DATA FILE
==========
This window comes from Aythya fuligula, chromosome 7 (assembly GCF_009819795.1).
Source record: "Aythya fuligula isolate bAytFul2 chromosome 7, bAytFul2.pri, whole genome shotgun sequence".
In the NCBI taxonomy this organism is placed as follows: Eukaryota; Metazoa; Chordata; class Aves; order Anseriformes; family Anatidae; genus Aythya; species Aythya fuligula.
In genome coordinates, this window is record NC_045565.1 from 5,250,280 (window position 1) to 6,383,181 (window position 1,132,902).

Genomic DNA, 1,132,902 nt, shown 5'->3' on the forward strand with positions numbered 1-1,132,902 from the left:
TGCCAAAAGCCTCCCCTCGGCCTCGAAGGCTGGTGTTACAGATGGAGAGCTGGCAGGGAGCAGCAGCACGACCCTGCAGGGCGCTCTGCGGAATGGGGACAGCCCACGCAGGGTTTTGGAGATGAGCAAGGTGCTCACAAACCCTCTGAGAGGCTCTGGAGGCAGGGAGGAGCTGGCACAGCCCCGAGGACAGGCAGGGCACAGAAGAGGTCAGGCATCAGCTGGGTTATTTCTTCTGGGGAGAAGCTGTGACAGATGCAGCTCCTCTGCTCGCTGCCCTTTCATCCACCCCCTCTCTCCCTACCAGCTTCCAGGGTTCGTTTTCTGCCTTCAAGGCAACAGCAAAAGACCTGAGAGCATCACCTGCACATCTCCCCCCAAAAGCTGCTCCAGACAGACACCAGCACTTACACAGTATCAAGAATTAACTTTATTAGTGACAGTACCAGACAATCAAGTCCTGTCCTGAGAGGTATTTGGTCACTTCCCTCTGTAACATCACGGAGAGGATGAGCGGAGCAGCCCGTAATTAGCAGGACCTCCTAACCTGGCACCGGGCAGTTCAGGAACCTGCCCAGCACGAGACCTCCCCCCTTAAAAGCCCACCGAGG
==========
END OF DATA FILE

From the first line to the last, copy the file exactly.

This window comes from Aythya fuligula, chromosome 7 (assembly GCF_009819795.1).
Source record: "Aythya fuligula isolate bAytFul2 chromosome 7, bAytFul2.pri, whole genome shotgun sequence".
In the NCBI taxonomy this organism is placed as follows: Eukaryota; Metazoa; Chordata; class Aves; order Anseriformes; family Anatidae; genus Aythya; species Aythya fuligula.
In genome coordinates, this window is record NC_045565.1 from 5,250,280 (window position 1) to 6,383,181 (window position 1,132,902).

Genomic DNA, 1,132,902 nt, shown 5'->3' on the forward strand with positions numbered 1-1,132,902 from the left:
TGCCAAAAGCCTCCCCTCGGCCTCGAAGGCTGGTGTTACAGATGGAGAGCTGGCAGGGAGCAGCAGCACGACCCTGCAGGGCGCTCTGCGGAATGGGGACAGCCCACGCAGGGTTTTGGAGATGAGCAAGGTGCTCACAAACCCTCTGAGAGGCTCTGGAGGCAGGGAGGAGCTGGCACAGCCCCGAGGACAGGCAGGGCACAGAAGAGGTCAGGCATCAGCTGGGTTATTTCTTCTGGGGAGAAGCTGTGACAGATGCAGCTCCTCTGCTCGCTGCCCTTTCATCCACCCCCTCTCTCCCTACCAGCTTCCAGGGTTCGTTTTCTGCCTTCAAGGCAACAGCAAAAGACCTGAGAGCATCACCTGCACATCTCCCCCCAAAAGCTGCTCCAGACAGACACCAGCACTTACACAGTATCAAGAATTAACTTTATTAGTGACAGTACCAGACAATCAAGTCCTGTCCTGAGAGGTATTTGGTCACTTCCCTCTGTAACATCACGGAGAGGATGAGCGGAGCAGCCCGTAATTAGCAGGACCTCCTAACCTGGCACCGGGCAGTTCAGGAACCTGCCCAGCACGAGACCTCCCCCCTTAAAAGCCCACCGAGG